Get-hooked August 5, 2021
COVID-19 pandemic triggers textile printing initiative in Kolkata involving disabled people
The Charkha, a project in Kolkata, revives the dying art of block printing and offers a sense of direction and hope to a group of disabled people in the city. The initiative has been launched by the NGO Transcendent Knowledge Society and includes people with autism and other intellectual disabilities.
In Kolkata, the ancient art of block printing is coming back to life thanks to a group of people with disabilities.
They are part of a project called The Charkha, started by the NGO Transcendent Knowledge Society, which aims to empower disabled people from marginalized backgrounds.
The Charkha founder Amrita Roy Chowdhury says the COVID-19 pandemic was the catalyst for reviving this ancient textile printing tradition.
The COVID-19 outbreak allowed us to conceptualize, she says. The goal of our organization is to create disabled-friendly social enterprises and a skill-building center that is truly inclusive. “Considering the increase in Covid cases, we designed a project where people could work from home with quality assured at the same time.”
Project provides hope during pandemic
The project that began production in November 2020 includes people with intellectual disabilities, including those with autism and Down syndrome, and women from economically impoverished families trained in stitching. Through online sessions, they learned vegetable printing and how to use natural dyes.
Shivangini Santra, 25, has a cognitive impairment and is one of the artisans with disabilities. Her mother Aditi, who is also the co-founder of The Charkha, says the pandemic disrupted her routine and interfered with her activities. “Since this initiative started, she is happy and loves working with the team”.
The team started experimenting with block printing two months ago, an artistic form of textile printing, in which a pattern is carved into a wooden block, which gives the form its name. An imprint is left on the fabric after the block is covered with dye and pressed onto it.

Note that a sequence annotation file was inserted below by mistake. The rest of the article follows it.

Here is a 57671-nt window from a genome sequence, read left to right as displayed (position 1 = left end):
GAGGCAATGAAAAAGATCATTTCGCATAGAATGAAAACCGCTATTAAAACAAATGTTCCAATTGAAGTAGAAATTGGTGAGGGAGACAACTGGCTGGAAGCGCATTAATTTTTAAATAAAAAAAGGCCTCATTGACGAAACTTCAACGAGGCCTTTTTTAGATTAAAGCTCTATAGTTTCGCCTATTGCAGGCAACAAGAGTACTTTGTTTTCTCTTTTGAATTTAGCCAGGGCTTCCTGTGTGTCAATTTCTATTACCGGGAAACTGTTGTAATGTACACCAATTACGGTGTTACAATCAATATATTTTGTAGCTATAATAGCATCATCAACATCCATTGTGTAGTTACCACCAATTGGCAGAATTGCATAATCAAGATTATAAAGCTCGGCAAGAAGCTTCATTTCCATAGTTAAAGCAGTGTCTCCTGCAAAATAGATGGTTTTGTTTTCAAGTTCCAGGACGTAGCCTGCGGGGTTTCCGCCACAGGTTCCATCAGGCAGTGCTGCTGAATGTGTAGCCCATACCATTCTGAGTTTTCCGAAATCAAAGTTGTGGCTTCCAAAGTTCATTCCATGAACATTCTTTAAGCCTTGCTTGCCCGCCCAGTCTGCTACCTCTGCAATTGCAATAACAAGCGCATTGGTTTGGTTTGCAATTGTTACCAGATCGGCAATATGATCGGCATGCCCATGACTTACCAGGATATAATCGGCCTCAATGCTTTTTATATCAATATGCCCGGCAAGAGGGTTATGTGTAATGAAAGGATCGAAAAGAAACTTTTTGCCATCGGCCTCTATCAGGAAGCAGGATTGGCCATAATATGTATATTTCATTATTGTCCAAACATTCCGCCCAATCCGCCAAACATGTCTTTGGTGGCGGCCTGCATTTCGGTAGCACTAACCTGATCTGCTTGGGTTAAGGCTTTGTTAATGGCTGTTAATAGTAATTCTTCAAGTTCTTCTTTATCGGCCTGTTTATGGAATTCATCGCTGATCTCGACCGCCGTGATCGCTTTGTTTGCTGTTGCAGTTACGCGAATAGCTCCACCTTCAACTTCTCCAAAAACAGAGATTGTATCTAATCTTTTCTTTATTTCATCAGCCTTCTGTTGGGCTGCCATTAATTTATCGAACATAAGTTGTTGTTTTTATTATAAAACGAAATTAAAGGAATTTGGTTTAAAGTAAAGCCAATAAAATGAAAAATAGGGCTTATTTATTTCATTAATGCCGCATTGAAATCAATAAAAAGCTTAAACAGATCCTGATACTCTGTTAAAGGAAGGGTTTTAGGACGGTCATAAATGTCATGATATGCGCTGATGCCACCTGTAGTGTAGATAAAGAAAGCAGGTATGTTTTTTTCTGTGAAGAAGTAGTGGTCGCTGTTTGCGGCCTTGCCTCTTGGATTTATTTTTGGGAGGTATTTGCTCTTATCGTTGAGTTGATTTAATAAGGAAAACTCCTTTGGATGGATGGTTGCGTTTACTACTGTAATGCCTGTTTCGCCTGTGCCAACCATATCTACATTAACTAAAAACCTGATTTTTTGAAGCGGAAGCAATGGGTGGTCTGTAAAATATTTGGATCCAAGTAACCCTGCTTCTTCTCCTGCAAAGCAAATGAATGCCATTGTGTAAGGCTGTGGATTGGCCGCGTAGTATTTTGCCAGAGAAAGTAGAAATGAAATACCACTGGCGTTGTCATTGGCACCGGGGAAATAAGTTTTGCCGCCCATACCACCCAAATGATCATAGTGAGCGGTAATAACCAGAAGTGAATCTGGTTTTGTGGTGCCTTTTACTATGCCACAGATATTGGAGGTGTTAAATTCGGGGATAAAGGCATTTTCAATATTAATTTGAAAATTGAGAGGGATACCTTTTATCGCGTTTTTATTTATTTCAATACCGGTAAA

Traditional skills are not being transferred to the coming generation because of education and urbanization. The lack of opportunities prevents persons with disabilities and other marginalized groups from having a decent livelihood. We serve as a link between the last generation of subject matter experts, disabled people, and other marginalized groups. – Amrita Roy Chowdhury, Founder, The Charkha
A truly inclusive center
In April, The Charkha held a fundraising campaign was held to raise funds to set up the unit. “We created tote bags that were easy to stitch and engaged the individuals in vegetable printing instead of block printing”, says Roy Chowdhary.
Every month, the Charkha produces over 500 bags. In addition to boutiques, e-commerce sites have also contributed to their sales volume. Over 300 meters of block-printed fabric are produced every month, in addition to accessible accessories, home décor, and furnishings.
The Charkha’s slogan, “From cutout chairs to cutting edge fashion“, is appropriate for their work. According to Roy Chowdhary, all the products are designed so that part of the work can actually be done by people with intellectual disabilities.
Going ahead, there are plans to make this initiative a truly inclusive one. “We will be reaching out to the transgender community as well as acid attack survivors”, says Aditi.
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